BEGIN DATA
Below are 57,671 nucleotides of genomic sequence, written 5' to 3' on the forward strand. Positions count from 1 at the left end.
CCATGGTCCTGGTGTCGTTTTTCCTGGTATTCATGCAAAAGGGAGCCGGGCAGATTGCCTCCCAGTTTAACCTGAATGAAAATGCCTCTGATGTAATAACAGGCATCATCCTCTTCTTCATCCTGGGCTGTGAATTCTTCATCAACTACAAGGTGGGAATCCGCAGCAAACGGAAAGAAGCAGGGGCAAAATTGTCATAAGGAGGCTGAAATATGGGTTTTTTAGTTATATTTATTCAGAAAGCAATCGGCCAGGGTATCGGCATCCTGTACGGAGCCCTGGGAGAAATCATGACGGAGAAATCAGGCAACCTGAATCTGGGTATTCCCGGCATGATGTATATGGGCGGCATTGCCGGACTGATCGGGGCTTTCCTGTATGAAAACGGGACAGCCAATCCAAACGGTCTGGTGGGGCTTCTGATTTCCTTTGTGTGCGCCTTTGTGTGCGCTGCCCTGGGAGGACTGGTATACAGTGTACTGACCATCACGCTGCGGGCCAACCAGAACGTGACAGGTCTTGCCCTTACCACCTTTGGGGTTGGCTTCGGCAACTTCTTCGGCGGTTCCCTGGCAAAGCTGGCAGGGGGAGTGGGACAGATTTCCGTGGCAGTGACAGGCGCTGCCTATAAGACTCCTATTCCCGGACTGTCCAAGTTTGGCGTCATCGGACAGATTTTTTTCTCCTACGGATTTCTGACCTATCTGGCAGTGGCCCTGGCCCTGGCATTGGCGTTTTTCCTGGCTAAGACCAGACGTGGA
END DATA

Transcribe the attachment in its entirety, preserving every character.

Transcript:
Below are 57,671 nucleotides of genomic sequence, written 5' to 3' on the forward strand. Positions count from 1 at the left end.
CCATGGTCCTGGTGTCGTTTTTCCTGGTATTCATGCAAAAGGGAGCCGGGCAGATTGCCTCCCAGTTTAACCTGAATGAAAATGCCTCTGATGTAATAACAGGCATCATCCTCTTCTTCATCCTGGGCTGTGAATTCTTCATCAACTACAAGGTGGGAATCCGCAGCAAACGGAAAGAAGCAGGGGCAAAATTGTCATAAGGAGGCTGAAATATGGGTTTTTTAGTTATATTTATTCAGAAAGCAATCGGCCAGGGTATCGGCATCCTGTACGGAGCCCTGGGAGAAATCATGACGGAGAAATCAGGCAACCTGAATCTGGGTATTCCCGGCATGATGTATATGGGCGGCATTGCCGGACTGATCGGGGCTTTCCTGTATGAAAACGGGACAGCCAATCCAAACGGTCTGGTGGGGCTTCTGATTTCCTTTGTGTGCGCCTTTGTGTGCGCTGCCCTGGGAGGACTGGTATACAGTGTACTGACCATCACGCTGCGGGCCAACCAGAACGTGACAGGTCTTGCCCTTACCACCTTTGGGGTTGGCTTCGGCAACTTCTTCGGCGGTTCCCTGGCAAAGCTGGCAGGGGGAGTGGGACAGATTTCCGTGGCAGTGACAGGCGCTGCCTATAAGACTCCTATTCCCGGACTGTCCAAGTTTGGCGTCATCGGACAGATTTTTTTCTCCTACGGATTTCTGACCTATCTGGCAGTGGCCCTGGCCCTGGCATTGGCGTTTTTCCTGGCTAAGACCAGACGTGGA